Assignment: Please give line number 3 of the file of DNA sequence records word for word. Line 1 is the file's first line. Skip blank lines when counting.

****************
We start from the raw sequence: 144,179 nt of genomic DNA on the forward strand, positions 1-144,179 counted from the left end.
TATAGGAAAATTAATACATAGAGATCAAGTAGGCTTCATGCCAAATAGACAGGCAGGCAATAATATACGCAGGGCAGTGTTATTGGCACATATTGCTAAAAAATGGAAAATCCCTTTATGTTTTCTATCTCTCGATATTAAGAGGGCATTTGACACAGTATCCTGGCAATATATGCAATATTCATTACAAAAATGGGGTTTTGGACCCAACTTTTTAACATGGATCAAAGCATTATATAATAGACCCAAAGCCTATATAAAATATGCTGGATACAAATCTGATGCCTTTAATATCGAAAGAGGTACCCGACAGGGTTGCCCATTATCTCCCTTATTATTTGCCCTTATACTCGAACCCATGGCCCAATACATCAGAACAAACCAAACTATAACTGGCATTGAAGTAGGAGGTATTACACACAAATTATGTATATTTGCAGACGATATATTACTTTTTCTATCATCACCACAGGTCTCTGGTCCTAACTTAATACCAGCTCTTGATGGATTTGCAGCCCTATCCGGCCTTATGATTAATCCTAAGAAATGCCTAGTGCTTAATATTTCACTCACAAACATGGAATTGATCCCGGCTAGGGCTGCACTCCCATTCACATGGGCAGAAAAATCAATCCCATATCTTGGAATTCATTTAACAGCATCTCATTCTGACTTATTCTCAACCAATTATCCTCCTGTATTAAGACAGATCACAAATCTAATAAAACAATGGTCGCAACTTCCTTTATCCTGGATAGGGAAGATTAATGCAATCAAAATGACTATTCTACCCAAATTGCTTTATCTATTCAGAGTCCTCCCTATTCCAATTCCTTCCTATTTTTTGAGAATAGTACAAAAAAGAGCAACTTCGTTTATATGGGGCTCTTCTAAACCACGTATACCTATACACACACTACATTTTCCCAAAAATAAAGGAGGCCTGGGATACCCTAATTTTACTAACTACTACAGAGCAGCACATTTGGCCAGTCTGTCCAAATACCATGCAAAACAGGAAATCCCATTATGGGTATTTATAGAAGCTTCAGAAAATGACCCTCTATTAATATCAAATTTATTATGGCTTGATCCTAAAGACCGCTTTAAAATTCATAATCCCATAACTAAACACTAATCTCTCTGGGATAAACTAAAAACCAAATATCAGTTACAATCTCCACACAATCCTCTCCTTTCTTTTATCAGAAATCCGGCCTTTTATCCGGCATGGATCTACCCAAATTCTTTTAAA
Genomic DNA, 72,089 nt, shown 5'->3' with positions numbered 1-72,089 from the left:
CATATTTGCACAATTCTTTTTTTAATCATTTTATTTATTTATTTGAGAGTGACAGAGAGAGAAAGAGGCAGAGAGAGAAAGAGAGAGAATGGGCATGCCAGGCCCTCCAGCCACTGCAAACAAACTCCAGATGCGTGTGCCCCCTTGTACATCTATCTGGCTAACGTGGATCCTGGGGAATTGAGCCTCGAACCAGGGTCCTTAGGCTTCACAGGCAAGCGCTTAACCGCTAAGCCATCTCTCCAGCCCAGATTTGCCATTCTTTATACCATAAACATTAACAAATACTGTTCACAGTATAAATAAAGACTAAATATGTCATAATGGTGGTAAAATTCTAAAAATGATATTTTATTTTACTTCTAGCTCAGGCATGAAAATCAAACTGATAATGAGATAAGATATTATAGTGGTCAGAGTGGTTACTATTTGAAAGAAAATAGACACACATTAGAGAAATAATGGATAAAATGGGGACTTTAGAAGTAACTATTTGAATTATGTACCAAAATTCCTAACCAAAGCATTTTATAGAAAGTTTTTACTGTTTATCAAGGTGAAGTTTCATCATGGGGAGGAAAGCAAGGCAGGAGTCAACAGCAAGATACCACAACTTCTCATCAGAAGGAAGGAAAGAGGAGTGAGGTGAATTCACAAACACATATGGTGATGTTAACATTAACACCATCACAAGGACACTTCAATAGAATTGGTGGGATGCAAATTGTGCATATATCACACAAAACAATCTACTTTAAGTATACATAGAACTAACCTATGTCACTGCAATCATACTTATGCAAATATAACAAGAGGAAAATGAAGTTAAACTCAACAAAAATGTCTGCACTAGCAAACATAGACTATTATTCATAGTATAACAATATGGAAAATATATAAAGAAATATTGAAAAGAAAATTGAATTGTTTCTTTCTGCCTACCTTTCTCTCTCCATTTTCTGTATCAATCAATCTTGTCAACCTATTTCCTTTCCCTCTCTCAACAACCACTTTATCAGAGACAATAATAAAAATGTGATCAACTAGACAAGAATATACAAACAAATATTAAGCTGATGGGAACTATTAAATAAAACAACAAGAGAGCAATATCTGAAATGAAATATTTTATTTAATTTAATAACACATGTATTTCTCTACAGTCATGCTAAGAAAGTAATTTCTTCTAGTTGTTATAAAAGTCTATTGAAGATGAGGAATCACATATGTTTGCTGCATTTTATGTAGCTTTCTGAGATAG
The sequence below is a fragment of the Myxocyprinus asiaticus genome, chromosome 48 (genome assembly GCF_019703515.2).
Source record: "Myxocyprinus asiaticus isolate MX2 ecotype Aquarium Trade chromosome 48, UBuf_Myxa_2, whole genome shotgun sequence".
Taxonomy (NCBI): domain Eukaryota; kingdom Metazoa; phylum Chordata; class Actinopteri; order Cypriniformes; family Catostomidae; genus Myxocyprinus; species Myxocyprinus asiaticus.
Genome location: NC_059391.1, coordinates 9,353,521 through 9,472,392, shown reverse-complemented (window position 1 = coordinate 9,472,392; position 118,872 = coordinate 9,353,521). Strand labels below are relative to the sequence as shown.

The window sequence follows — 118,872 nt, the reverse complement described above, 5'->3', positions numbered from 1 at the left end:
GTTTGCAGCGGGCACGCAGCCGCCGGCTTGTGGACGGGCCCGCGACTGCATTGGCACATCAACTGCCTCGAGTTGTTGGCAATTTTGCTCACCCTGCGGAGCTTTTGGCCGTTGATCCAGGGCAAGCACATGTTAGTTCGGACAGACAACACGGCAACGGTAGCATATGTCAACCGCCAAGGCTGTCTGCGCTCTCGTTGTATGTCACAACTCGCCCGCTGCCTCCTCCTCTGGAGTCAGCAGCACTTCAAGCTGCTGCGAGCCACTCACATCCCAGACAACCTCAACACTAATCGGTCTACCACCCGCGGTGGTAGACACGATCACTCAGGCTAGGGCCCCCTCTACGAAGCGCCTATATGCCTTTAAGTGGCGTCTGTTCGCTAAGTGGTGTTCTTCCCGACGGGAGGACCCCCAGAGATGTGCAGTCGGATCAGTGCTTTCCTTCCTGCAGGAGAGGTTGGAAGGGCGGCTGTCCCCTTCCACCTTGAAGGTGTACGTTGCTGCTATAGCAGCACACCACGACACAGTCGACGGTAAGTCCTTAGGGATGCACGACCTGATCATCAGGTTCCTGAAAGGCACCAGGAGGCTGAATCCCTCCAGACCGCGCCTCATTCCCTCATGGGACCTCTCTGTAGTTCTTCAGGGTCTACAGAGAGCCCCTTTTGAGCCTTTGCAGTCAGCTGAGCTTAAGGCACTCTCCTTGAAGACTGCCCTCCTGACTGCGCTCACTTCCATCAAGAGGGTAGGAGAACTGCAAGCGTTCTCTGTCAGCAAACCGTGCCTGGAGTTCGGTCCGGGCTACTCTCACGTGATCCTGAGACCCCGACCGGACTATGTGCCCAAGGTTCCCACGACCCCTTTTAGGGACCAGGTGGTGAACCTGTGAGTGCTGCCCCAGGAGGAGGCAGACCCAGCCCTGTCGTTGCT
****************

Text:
Genomic DNA, 72,089 nt, shown 5'->3' with positions numbered 1-72,089 from the left: